Today, The American Civil Liberties Union of South Dakota, along with the ACLU national office and more than 30 affiliates, filed coordinated public records requests with Gov. Kristi Noem, the South Dakota Department of Corrections and the Trump administration that seek information on what the Bureau of Prisons and Governors and Departments of Corrections knew about the potentially catastrophic impacts of COVID-19 on their prisons and the communities surrounding them.
The ACLU's records requests follow the release of a first-of-its-kind epidemiological model that shows that as many as 200,000 people could die from COVID-19 — double the government estimate — if the federal government and states fail to release people from jails as part of the public health efforts to slow the spread of COVID-19. In response to the ACLU model, a Trump administration spokesperson refused to comment. The ACLU is now filing these FOIA requests to find out what the administration knew and when it knew it, as COVID-19 has begun to infect and kill people incarcerated in and working in federal and state prisons and jails as well as the surrounding communities.
The ACLU of South Dakota is seeking records that will:
- Expose whether and when the Department of Corrections first understood the magnitude of the risk that COVID-19 posed to people living and working in state and federal prisons and the surrounding communities;
- Reveal whether models relied upon by the Department of Corrections were fundamentally flawed by failing to account for the magnifying effect that prisons have on the spread of COVID-19 inside and outside detention facilities.
- Seek copies of any recommendations made to prevent COVID-19 spread to see what was ignored;
- Discover communications, including emails, among senior officials as the first infections and deaths occurred within South Dakota DOC and state facilities;
- Uncover first-hand complaints and grievances made directly by the staff and people incarcerated in South Dakota who had prior knowledge of the horrifying lack of planning, hygiene, and care inside federal prisons as the COVID-19 pandemic hit.
“Public health experts have rung multiple alarm bells about the spread of COVID-19 in our prison system. Despite those warnings, the depopulation of jails, prisons, and other detention facilities continues too slowly to avoid catastrophe,” said Heather Smith, executive director of the ACLU of South Dakota. “Our FOIA requests will show what South Dakota knew about the impacts of COVID-19 on our prison system ahead of its spread but chose to ignore, and what they failed to discover by relying on faulty models.”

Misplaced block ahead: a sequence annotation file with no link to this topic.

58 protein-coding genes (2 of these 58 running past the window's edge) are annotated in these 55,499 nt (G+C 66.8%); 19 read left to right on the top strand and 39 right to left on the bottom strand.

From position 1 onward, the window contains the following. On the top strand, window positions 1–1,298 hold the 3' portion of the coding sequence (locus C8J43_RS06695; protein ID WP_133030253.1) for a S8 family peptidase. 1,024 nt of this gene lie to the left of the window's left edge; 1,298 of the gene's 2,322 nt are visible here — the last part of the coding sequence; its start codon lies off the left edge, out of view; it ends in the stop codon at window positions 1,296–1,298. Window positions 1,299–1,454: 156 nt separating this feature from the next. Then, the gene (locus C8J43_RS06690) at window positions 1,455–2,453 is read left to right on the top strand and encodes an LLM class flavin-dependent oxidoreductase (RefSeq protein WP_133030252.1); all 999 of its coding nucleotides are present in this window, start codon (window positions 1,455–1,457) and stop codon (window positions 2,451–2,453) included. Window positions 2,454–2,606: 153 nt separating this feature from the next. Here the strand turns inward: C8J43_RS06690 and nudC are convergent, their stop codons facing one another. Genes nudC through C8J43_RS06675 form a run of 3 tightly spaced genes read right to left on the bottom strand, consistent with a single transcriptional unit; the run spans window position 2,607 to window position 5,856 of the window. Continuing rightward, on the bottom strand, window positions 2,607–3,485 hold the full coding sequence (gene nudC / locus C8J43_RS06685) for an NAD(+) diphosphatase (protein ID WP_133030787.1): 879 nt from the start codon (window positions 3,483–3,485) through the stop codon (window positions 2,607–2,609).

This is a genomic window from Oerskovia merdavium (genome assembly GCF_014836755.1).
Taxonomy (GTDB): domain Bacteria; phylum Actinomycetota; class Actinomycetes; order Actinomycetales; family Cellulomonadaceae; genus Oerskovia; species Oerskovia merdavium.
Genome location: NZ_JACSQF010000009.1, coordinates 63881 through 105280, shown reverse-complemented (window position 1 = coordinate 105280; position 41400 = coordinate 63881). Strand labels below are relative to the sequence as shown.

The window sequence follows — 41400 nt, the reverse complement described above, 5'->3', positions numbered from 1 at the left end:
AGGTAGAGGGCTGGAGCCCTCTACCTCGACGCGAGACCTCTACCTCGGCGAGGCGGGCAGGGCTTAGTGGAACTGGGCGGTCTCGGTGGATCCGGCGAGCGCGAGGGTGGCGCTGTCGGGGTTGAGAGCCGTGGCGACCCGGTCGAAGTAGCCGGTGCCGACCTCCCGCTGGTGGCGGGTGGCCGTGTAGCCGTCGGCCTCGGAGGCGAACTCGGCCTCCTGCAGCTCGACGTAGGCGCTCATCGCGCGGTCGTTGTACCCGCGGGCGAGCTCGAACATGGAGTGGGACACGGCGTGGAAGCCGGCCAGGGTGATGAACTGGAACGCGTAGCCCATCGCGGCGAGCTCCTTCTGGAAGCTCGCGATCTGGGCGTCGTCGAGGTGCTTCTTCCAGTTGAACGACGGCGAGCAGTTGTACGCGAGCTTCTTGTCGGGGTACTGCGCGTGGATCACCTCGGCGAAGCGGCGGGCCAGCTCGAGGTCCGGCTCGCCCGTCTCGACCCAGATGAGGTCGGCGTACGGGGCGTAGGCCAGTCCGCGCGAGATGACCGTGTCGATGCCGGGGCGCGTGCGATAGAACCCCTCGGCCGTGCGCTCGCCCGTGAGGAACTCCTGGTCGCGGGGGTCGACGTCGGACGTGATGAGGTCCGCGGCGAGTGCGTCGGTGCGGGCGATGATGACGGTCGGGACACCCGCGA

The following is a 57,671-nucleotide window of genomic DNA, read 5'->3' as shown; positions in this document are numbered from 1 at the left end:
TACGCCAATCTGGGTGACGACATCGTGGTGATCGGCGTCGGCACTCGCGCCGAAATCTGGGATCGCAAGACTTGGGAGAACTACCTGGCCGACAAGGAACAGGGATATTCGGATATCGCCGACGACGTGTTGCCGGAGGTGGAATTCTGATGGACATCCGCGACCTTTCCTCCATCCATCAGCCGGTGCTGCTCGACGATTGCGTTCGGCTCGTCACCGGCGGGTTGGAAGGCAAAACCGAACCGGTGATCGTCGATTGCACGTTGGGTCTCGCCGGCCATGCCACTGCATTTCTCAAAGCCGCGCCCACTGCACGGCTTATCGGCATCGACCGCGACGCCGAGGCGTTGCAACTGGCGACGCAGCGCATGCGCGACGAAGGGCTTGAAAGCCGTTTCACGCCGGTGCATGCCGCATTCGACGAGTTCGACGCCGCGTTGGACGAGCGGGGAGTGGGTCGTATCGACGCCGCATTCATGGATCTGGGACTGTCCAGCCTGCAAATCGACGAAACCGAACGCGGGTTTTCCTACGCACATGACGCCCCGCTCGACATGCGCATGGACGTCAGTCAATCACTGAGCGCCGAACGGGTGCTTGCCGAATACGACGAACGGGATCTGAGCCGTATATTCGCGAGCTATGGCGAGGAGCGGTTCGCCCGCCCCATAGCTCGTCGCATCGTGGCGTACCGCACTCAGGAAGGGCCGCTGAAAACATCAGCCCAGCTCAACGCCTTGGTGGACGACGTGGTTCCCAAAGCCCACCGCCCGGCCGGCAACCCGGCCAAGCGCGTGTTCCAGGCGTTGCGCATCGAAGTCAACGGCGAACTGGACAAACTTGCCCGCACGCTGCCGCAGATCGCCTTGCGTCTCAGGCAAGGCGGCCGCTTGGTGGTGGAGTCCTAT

ACLU advocacy across the nation has led to at least 20,000 fewer people in jails and prisons in order to help stop the spread of the COVID-19 pandemic and save lives both within these institutions and in their surrounding communities. The ACLU is fighting for thousands more to be released to help stop the spread of COVID-19.
About the ACLU of South Dakota
The American Civil Liberties Union of South Dakota is a non-partisan, nonprofit organization dedicated to the preservation and enhancement of civil liberties and civil rights. The ACLU of South Dakota is part of a three-state chapter that also includes North Dakota and Wyoming. The team in South Dakota is supported by staff in those states.
The ACLU believes freedoms of press, speech, assembly, and religion, and the rights to due process, equal protection and privacy, are fundamental to a free people. In addition, the ACLU seeks to advance constitutional protections for groups traditionally denied their rights, including people of color, women, and the LGBTQ communities. The ACLU of South Dakota carries out its work through selective litigation, lobbying at the state and local level, and through public education and awareness of what the Bill of Rights means for the people of South Dakota.